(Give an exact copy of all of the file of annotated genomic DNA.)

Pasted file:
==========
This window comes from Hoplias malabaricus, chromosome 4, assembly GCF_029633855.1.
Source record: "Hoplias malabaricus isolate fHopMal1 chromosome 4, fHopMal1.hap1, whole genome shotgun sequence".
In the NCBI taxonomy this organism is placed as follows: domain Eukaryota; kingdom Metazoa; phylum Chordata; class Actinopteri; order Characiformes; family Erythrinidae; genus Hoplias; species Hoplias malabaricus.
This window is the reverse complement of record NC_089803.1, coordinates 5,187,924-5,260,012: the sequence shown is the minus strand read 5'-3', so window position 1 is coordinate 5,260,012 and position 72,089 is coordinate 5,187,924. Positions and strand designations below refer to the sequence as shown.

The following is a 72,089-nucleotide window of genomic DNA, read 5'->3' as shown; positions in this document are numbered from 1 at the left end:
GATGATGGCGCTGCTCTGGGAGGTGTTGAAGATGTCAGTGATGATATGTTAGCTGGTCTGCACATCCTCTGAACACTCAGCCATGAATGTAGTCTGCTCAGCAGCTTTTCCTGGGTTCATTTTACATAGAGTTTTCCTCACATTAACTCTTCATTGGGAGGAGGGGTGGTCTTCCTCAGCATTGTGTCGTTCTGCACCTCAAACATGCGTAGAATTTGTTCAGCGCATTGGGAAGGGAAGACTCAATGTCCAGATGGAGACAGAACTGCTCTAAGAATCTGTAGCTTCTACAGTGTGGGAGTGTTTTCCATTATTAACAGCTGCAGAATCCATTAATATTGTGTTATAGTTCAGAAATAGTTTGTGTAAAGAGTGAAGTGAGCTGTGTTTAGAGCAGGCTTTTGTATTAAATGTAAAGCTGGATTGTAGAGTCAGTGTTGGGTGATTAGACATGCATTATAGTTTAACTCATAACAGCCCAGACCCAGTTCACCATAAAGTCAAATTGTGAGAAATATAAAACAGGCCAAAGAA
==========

This window comes from Hoplias malabaricus, chromosome 4, assembly GCF_029633855.1.
Source record: "Hoplias malabaricus isolate fHopMal1 chromosome 4, fHopMal1.hap1, whole genome shotgun sequence".
In the NCBI taxonomy this organism is placed as follows: domain Eukaryota; kingdom Metazoa; phylum Chordata; class Actinopteri; order Characiformes; family Erythrinidae; genus Hoplias; species Hoplias malabaricus.
This window is the reverse complement of record NC_089803.1, coordinates 5,187,924-5,260,012: the sequence shown is the minus strand read 5'-3', so window position 1 is coordinate 5,260,012 and position 72,089 is coordinate 5,187,924. Positions and strand designations below refer to the sequence as shown.

The following is a 72,089-nucleotide window of genomic DNA, read 5'->3' as shown; positions in this document are numbered from 1 at the left end:
GATGATGGCGCTGCTCTGGGAGGTGTTGAAGATGTCAGTGATGATATGTTAGCTGGTCTGCACATCCTCTGAACACTCAGCCATGAATGTAGTCTGCTCAGCAGCTTTTCCTGGGTTCATTTTACATAGAGTTTTCCTCACATTAACTCTTCATTGGGAGGAGGGGTGGTCTTCCTCAGCATTGTGTCGTTCTGCACCTCAAACATGCGTAGAATTTGTTCAGCGCATTGGGAAGGGAAGACTCAATGTCCAGATGGAGACAGAACTGCTCTAAGAATCTGTAGCTTCTACAGTGTGGGAGTGTTTTCCATTATTAACAGCTGCAGAATCCATTAATATTGTGTTATAGTTCAGAAATAGTTTGTGTAAAGAGTGAAGTGAGCTGTGTTTAGAGCAGGCTTTTGTATTAAATGTAAAGCTGGATTGTAGAGTCAGTGTTGGGTGATTAGACATGCATTATAGTTTAACTCATAACAGCCCAGACCCAGTTCACCATAAAGTCAAATTGTGAGAAATATAAAACAGGCCAAAGAA